Archive for September 25, 2013

Who’s Really Tweeting?

September 25, 2013

George Takei, the famous Star Trek actor from the 60’s (who is in his mid-70’s), has found fame on social media, boasting millions of followers. Yet his followers may be a little disappointed once they here that all of Takei’s tweets and messages on other social sites are not always coming from Mr. Sulu, himself. For instance, a ghostwriter was being paid $10 per post on Facebook alone to throw some messages out there.

Image representing Twitter as depicted in Crun...

Image via CrunchBase

So how common is this trend among celebrities? How many post their own content to their social media pages, and how many hire out?

The sad thing, fans, is that Takei isn’t the only one doing this. In fact, Sarah Palin hires out as well. Kanye West, Barack Obama and Britney Spears all admit to paying professionals in order to maintain their social media accounts, and the list certainly doesn’t end there.

Oriana Leckert, Gotham Ghostwriters director of operations in NYC, said “At this point of having worked in this industry for a few years, I just assume that everyone has a ghostwriter. Whenever someone sounds drastically more coherent in a tweet then they do in person, they probably had some help.”

Ghostposting often involves multiple social media platforms. This means that if a person, like Mr. Takei, hires a person to do ghostwriting chances are it will be for all social media platforms involved, not just one site.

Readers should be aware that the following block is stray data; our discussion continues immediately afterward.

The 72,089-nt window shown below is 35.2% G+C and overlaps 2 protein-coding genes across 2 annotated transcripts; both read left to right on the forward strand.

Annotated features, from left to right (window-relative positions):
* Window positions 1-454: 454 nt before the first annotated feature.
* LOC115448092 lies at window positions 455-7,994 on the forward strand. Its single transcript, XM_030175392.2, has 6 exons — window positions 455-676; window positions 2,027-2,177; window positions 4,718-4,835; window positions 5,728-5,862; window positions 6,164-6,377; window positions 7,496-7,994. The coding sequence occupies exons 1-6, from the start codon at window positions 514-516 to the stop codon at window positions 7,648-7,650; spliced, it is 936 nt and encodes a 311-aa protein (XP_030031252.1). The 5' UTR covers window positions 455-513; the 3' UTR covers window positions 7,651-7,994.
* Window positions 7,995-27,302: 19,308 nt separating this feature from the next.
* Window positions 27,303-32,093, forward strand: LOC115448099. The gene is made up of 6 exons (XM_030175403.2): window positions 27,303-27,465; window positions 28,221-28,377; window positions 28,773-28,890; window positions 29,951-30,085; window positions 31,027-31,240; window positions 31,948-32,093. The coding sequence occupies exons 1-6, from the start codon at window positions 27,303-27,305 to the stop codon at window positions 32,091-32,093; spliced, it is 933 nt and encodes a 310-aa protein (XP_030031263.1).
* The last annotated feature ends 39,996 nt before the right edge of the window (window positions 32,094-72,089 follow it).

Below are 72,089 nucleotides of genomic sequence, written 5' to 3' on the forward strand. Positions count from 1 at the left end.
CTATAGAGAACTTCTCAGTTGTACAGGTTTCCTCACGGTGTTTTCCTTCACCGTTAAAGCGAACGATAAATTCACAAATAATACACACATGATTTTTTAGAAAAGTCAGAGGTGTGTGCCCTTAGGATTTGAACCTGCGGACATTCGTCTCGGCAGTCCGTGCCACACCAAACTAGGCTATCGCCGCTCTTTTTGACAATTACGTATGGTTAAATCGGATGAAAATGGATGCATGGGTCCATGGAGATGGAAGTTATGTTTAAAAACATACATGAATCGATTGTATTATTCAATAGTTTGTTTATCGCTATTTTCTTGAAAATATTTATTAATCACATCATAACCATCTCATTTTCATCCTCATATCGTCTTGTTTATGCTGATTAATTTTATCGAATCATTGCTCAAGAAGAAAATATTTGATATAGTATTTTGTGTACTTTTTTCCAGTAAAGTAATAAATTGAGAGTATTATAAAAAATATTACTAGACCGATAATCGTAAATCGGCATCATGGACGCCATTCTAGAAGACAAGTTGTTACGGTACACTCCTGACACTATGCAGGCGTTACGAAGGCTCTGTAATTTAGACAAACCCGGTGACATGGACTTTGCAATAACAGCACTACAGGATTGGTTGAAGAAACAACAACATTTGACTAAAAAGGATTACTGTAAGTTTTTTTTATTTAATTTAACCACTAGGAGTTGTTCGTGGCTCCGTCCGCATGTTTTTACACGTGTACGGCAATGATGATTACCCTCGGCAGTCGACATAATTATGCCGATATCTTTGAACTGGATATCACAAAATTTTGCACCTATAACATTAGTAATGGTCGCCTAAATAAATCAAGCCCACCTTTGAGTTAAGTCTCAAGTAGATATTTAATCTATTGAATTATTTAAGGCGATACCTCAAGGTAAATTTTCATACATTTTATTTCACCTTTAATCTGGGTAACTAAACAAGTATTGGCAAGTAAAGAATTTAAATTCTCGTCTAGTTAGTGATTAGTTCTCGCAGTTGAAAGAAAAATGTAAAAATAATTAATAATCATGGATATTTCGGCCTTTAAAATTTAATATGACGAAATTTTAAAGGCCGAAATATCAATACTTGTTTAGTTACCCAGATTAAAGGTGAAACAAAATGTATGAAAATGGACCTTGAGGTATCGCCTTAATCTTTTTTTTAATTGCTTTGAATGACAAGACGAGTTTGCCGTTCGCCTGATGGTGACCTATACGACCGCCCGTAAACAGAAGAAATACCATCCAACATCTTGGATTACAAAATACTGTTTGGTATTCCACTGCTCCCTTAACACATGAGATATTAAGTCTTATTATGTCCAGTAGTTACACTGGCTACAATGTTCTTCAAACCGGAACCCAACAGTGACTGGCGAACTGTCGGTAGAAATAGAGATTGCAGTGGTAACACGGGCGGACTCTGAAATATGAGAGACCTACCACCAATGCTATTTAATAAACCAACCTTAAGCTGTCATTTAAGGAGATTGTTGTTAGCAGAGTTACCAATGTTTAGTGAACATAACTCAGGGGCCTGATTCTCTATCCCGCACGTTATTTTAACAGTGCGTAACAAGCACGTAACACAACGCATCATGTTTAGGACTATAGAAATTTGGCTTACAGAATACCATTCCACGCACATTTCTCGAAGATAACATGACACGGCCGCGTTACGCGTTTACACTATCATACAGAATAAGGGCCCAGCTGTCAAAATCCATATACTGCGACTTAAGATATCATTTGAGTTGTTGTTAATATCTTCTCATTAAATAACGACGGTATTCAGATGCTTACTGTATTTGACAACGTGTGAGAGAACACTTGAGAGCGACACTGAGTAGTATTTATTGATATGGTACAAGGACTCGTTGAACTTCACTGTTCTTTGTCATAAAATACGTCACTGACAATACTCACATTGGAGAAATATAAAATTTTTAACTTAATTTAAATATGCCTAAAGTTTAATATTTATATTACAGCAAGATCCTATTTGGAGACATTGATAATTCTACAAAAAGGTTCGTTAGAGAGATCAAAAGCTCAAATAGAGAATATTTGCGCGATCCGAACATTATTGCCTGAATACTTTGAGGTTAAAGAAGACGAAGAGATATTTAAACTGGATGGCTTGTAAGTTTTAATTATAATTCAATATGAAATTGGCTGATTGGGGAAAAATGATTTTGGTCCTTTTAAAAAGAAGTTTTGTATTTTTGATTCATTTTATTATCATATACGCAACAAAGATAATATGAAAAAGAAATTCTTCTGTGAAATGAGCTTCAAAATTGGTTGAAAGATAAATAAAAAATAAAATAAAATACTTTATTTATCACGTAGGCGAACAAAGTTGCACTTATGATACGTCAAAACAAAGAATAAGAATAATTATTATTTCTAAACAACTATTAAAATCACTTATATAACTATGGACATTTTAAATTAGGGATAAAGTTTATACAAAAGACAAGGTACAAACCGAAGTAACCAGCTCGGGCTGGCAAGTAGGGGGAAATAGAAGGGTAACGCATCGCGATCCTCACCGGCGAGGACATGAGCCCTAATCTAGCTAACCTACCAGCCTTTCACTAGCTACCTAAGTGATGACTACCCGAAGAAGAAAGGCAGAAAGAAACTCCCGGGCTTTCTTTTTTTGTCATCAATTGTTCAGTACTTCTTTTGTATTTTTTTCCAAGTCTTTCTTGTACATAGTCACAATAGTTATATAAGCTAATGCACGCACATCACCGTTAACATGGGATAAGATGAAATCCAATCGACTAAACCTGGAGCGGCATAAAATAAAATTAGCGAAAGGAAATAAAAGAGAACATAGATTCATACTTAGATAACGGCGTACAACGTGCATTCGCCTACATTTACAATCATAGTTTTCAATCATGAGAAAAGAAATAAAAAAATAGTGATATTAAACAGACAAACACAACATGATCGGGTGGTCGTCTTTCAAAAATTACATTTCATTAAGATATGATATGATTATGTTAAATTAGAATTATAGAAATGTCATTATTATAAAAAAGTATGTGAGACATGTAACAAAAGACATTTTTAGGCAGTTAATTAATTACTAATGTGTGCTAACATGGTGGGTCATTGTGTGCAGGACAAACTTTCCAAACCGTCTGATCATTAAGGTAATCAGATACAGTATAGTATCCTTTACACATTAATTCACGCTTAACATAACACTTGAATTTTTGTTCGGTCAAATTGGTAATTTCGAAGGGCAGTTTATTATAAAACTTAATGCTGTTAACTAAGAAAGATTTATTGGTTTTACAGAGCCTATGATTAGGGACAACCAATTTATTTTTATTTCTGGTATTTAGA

While the news is disappointing, it doesn’t mean you can’t enjoy the updates celebrities put out. Just because tweets and posts are often paid doesn’t mean that your celebrity doesn’t post as well. So keep following and see if you can’t tell when Takei is posting and when his ghostwriter is! If you figure it out, be sure to share the tip here at Blair Stover Hollywood.

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Summer Box Office Highs and Lows

September 10, 2013

Blair StoverSummer blockbusters did not disappoint this year and neither did summer ticket sales. Blair Stover reports that summer ticket revenue in the North American continent totaled 4.71 billion dollars. This is only for the time period between the first weekend in May and Labor Day. Ticket sales increased 10.2 percent over the previous year during the same time period.

More people attended the movies this summer. Ticket sales rose 6.6 percent over last summer to nearly 573 million. The rest of the growth was contributed to the higher prices of tickets.

There are some other factors involved in the growth numbers. Hollywood crammed a larger number of big-budget movies into this summer. It is understandable since summer accounts for 40% of total box office revenues. This summer, studios released 23 films which cost 75 million dollars and more (sometimes much more). This is an increase of 53% over the same time period last year.

With all of the choices, audiences fragmented over a solid summer favorite. This left films such as “The Hangover Part III” and “The Wolverine” swaying when they should have been aces in the whole. The animated “Turbo” from DreamWorks Animation brought in one of the smallest totals in the history of the company.

The National Association of Theater Owners recognizes that this summer offered almost too much product. Although, overall, the association was quite pleased with the overall box office summer strength. The 4.71 billion dollars in total ticket sales this summer scored a new high mark in the industry.

What did you see this summer and what was your favorite?

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